Thousands of so called "Radium Girls" used radioactive materials to make watch numbers luminous. Many of them paid with their health.


Anyone who takes radiation protection seriously cannot expose people to even a low dose – organisms are busy enough with natural radiation. But this is wishful thinking. On the grounds that we cannot statistically prove that so-called "low radiation doses" actually lead to a higher incidence of cancer cases, a question mark suddenly hovers over what was considered established knowledge. And it can be defined as a safe threshold dose based on the impossibility of evidence , which – similar to cars – in truth only represents a tolerance value. The long-term studies of survivors of the atomic bombings of Hiroshima and Nagasaki, which have been ongoing since 1950, provide the database for these tolerance levels. Founded in 1982, the International Commission on Radiological Protection (ICRP), a self-constituted panel of experts, is the most influential organisation when it comes to setting these tolerance levels. It has continuously weakened its basic recommendations from "lowest possible degree" (1955) to "as low as readily achievable" (1966) until the level used today of "as low as is readily achievable, economic and social consequences being taken into account" (1973). However, the findings of the long-term studies of atomic bomb survivors cannot be ignored, and so the tolerance levels for the population and workers have been made more strict step-by-step. At the end of the day, the tolerance levels have to be justified by a corresponding benefit to society. According to this mindset, the much trumpeted benefits of the peaceful use of nuclear power in the form of electrical energy has to outweigh the damages to our health, even if they are statistically undetectable. The currently valid tolerance levels therefore reflect what is politically achievable and not what is desired for the health of humankind and all living things.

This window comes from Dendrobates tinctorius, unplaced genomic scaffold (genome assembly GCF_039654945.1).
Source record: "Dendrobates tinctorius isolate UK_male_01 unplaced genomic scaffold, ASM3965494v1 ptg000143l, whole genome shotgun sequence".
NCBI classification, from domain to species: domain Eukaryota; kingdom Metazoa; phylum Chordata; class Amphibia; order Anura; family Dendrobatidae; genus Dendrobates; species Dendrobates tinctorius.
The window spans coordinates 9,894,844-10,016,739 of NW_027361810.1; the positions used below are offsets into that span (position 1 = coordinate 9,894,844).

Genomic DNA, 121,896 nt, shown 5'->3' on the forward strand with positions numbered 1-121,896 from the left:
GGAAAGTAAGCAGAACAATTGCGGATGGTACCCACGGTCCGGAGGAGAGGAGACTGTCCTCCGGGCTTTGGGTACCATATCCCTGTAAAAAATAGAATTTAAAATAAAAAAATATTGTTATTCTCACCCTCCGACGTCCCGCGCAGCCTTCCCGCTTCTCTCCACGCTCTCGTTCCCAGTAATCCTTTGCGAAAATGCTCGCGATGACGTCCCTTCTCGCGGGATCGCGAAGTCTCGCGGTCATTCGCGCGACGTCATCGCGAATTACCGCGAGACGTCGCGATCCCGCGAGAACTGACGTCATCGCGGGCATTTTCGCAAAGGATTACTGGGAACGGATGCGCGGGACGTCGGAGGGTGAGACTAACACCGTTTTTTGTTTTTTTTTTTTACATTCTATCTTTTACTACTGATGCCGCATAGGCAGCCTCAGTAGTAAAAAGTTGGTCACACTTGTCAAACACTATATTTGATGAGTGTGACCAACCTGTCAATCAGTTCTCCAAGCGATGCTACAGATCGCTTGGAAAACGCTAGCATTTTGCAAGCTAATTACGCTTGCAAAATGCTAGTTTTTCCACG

Ludwig E. Feinendegen, Specialist in Radiation Medicine, Lindau, Germany: “Every amount of radiation can cause cancer”

Wolfgang Weiss, UNSCEAR, Germany: “Every amount of radiation can cause cancer”


Radium Girls

  • Radium Girls: Videocollage by the designer Rose Todaro

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